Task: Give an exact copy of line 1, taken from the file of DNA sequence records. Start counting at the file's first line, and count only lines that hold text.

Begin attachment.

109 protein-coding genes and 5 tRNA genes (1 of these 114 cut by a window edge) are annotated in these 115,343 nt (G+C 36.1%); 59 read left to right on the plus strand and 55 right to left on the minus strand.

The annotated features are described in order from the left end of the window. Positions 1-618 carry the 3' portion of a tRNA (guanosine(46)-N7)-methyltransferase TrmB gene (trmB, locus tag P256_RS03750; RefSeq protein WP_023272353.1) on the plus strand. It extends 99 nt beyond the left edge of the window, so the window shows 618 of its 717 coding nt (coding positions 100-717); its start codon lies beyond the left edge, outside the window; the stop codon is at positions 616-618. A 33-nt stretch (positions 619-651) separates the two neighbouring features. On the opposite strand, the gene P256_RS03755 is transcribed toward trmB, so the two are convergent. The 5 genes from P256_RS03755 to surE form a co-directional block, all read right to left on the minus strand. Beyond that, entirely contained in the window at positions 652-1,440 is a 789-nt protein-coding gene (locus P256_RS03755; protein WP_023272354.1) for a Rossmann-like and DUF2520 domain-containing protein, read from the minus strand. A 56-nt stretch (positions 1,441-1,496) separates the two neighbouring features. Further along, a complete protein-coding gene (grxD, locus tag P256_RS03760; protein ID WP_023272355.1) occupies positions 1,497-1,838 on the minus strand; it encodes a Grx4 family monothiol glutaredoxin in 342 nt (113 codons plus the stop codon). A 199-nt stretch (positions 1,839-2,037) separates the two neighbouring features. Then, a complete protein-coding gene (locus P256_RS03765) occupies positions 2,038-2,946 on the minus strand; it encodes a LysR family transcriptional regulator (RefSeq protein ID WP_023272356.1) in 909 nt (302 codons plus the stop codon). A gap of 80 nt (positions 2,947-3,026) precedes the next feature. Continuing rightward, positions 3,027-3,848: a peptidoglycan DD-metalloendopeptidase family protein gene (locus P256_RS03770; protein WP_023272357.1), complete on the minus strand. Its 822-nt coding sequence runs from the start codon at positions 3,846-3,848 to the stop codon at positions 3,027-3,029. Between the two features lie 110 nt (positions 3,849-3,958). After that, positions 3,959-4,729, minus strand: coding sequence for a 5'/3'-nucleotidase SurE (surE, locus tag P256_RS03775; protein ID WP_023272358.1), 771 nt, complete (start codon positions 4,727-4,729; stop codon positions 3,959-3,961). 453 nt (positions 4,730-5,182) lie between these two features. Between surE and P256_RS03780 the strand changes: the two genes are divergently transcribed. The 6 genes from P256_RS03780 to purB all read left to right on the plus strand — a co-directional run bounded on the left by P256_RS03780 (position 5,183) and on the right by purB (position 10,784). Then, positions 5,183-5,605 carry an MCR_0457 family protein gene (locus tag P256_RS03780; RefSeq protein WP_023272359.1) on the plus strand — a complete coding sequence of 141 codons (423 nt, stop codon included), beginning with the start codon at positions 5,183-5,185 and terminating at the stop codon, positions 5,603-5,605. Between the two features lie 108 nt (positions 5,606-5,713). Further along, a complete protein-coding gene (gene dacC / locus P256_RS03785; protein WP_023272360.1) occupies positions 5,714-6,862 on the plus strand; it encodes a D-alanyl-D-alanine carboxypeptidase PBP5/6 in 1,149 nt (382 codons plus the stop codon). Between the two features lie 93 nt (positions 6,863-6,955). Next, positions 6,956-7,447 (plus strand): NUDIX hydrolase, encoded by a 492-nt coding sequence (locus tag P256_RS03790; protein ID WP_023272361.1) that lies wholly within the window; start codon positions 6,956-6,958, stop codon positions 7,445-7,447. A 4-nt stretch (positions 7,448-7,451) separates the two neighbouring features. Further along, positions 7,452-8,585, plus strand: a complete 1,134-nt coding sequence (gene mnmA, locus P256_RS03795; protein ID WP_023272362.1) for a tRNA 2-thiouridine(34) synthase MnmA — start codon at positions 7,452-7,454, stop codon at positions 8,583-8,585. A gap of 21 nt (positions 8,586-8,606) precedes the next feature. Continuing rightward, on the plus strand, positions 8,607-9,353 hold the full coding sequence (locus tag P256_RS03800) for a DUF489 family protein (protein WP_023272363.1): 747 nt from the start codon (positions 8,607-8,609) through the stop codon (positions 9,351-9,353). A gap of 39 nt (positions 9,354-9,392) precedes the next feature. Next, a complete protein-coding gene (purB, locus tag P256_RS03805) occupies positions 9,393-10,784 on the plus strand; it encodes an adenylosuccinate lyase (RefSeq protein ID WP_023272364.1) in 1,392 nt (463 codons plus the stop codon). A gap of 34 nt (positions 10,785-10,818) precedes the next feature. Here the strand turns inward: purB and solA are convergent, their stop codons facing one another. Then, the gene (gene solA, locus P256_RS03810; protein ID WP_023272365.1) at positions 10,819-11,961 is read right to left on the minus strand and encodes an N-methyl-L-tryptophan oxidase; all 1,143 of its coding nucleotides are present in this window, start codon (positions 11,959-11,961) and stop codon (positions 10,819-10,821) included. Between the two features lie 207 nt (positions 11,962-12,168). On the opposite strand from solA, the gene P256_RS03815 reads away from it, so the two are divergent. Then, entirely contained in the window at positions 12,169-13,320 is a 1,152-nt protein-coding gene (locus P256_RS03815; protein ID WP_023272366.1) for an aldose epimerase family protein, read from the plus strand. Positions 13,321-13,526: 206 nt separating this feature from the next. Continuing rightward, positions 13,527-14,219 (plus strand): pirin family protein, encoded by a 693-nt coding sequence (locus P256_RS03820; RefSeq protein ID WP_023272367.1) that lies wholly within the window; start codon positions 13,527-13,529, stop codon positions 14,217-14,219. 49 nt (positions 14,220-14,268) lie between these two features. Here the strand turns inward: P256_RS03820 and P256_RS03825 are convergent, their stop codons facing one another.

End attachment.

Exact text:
109 protein-coding genes and 5 tRNA genes (1 of these 114 cut by a window edge) are annotated in these 115,343 nt (G+C 36.1%); 59 read left to right on the plus strand and 55 right to left on the minus strand.